Thursday, November 08, 2012

Active sexism as part of a marketing strategy, Lord Sugar?

We're used to seeing sex being used to sell products. We're used to seeing ads built on an unhealthy foundation of sexism. Remember that really irritating washing up liquid ad from the Olympics which suggested that mums were just there to wash dishes while their sons became athletes?

All this stuff is quite subtle and when confronted, the companies shrink back in horror from accusations of sexism.

However, I wonder if Lord Sugar has branched out today with a new strategy of using sexist comments to get attention for his products.

Remember that nice inventor Tom who won the Apprentice last year? Well, he's developed a  new range of nail files with Lord Sugar as his business partner.

So far so good. Now we get to the sexist bit. Part of the marketing strategy is aimed at persuading employers to buy this for their "lady staff". I kid you not.

Lord Sugar himself is enthusiastically tweeting every couple of hours or so inviting "girls" to ask their boss to get them these nail files for Christmas to show their appreciation of their hard work.

Well, frankly, I'd prefer a bonus, or even a commitment from my employer to close the gender pay gap, or to get more women on their board or whatever. That aside, though. Lord Sugar is being patronising and sexist. That's not particularly new from him, but he's also not daft. He knows full well that nobody goes and asks their boss for a specific Christmas present. I can just imagine what he would say if any of his employees did that and it probably involves a couple of expletives and the word P45.

I think he knows that by saying such a blatantly sexist thing on Twitter, he'll provoke some controversy. Serena FitzGerald replied to him, calling him out, very politely for his sexism. For her trouble she got a three word reply. Simply, "Shut up, idiot." The photographic evidence is here:

It's out of order, really. Blocking her for a polite tweet was way over the top, too. But it's a provocative act which might well get some publicity for his product. Alan Sugar is many things, but stupid is not one of them. I think this is a deliberate attempt to up sales by creating a Twitter storm and Serena has found herself in the middle of it.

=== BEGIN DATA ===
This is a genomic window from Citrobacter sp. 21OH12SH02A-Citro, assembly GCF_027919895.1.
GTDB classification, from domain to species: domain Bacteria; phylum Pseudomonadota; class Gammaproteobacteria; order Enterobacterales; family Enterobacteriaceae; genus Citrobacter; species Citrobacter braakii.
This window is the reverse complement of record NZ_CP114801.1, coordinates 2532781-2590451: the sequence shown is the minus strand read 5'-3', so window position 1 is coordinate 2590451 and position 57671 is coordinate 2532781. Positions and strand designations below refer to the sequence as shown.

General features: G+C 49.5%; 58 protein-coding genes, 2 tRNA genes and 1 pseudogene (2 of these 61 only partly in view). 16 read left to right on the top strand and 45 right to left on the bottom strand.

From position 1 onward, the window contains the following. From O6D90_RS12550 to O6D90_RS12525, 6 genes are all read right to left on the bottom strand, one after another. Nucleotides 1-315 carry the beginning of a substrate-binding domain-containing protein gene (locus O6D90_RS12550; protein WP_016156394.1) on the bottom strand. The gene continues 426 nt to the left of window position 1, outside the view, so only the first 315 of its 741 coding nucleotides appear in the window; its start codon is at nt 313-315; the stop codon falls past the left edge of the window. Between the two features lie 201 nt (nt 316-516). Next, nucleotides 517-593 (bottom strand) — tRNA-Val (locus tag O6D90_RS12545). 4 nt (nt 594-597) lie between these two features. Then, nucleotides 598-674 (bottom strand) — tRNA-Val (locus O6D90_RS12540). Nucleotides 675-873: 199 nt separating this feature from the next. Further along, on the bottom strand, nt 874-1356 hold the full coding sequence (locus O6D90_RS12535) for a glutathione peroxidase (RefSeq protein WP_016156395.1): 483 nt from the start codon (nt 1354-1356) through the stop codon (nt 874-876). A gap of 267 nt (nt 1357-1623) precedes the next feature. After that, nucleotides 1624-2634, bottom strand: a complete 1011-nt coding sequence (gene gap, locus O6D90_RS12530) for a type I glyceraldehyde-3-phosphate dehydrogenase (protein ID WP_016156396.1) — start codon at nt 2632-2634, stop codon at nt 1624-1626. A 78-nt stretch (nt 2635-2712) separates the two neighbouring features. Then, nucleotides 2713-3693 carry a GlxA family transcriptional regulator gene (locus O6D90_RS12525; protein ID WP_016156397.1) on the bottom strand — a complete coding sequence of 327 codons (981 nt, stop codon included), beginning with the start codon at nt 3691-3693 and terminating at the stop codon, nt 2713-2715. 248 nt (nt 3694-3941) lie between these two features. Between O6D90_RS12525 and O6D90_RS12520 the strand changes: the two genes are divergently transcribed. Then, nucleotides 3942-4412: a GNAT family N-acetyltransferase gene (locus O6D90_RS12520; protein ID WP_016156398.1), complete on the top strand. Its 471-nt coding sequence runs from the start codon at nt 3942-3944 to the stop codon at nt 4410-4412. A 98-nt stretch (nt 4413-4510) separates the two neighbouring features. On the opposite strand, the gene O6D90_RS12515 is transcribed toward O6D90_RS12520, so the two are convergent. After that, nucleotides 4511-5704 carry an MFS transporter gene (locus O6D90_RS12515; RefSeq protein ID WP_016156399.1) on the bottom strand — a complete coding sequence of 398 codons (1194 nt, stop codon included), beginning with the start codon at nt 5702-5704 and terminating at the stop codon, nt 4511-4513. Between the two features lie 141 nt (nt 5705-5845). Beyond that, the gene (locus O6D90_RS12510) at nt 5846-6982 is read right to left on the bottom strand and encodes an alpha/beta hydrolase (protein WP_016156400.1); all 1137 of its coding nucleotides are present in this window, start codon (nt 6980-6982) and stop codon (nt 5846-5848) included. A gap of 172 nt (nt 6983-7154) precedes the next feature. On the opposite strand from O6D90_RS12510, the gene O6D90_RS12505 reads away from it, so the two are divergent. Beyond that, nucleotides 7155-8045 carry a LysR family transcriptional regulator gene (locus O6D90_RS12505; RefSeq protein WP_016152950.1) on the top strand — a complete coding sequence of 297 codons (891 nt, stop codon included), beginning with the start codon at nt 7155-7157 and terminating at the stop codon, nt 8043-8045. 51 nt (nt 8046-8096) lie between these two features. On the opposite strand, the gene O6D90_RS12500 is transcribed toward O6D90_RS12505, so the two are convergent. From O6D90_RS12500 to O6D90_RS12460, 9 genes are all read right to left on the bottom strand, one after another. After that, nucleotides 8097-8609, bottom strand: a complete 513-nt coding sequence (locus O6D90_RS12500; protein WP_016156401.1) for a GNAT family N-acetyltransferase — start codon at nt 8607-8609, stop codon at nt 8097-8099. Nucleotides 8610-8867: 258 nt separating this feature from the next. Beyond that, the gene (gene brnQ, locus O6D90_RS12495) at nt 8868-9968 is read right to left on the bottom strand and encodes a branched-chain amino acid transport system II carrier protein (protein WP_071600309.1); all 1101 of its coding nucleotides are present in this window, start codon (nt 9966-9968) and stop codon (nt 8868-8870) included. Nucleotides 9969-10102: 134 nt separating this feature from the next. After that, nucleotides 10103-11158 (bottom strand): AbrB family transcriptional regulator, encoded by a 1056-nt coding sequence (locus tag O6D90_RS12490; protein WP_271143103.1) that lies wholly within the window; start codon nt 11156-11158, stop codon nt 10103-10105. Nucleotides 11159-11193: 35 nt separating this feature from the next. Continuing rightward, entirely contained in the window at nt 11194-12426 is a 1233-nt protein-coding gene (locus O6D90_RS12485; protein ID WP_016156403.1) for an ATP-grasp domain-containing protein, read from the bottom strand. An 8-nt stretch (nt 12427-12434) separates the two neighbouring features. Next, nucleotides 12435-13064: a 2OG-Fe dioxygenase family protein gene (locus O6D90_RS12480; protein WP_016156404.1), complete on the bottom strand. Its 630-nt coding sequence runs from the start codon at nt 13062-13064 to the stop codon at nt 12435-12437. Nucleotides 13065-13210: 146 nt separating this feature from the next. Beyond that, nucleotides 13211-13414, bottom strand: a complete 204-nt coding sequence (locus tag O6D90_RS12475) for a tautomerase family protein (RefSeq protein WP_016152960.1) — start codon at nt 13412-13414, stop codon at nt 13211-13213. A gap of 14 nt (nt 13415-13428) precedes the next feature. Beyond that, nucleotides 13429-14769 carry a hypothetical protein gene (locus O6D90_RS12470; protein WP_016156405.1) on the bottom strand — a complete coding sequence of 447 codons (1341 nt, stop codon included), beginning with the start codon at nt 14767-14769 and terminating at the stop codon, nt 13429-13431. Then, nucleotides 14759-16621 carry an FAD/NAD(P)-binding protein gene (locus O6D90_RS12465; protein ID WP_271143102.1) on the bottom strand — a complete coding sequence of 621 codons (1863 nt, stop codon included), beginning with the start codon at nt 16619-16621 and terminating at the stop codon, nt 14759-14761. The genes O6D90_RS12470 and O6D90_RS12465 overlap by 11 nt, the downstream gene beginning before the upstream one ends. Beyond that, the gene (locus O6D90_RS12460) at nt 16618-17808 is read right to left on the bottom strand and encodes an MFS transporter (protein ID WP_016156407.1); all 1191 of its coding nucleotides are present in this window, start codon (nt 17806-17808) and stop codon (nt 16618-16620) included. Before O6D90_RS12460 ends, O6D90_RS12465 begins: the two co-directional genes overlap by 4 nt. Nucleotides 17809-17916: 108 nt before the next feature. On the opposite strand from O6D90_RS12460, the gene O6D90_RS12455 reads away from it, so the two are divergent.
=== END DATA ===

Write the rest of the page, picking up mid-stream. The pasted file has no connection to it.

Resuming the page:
I only found out about all this after I'd sent Alan Sugar a reply when I saw a similar tweet about the product from him today. He hasn't blocked me yet, but I'm sure it's only a matter of time. 

It may be a deliberate marketing strategy, but I think it's one which should be doomed to fail. What Sugar has done, of course, is insulted someone who should be part of his target market. What he really should do is apologise to her and unblock her. I won't be holding my breath for that. Misogyny shouldn't sell.

At least Lord Sugar was shown some support by a Labour Party colleague in Scotland. Ian Smart is known for his sharp and occasionally reckless wit and tweeted me that:
I'd just bought a job lot as a peace offering to @womenforindy. Do you think I should cancel?
I wish he had, and that I could be there when they opened them so I could help them thank him appropriately.
I shall leave the last word to @crazycolours whose crown jewel in a succession of very funny tweets to Lord Sugar was:
If you buy Margaret that, she'll slot you in the throat.
Can't you just imagine her hard stare which is enough to reduce most grown-ups to gloop?

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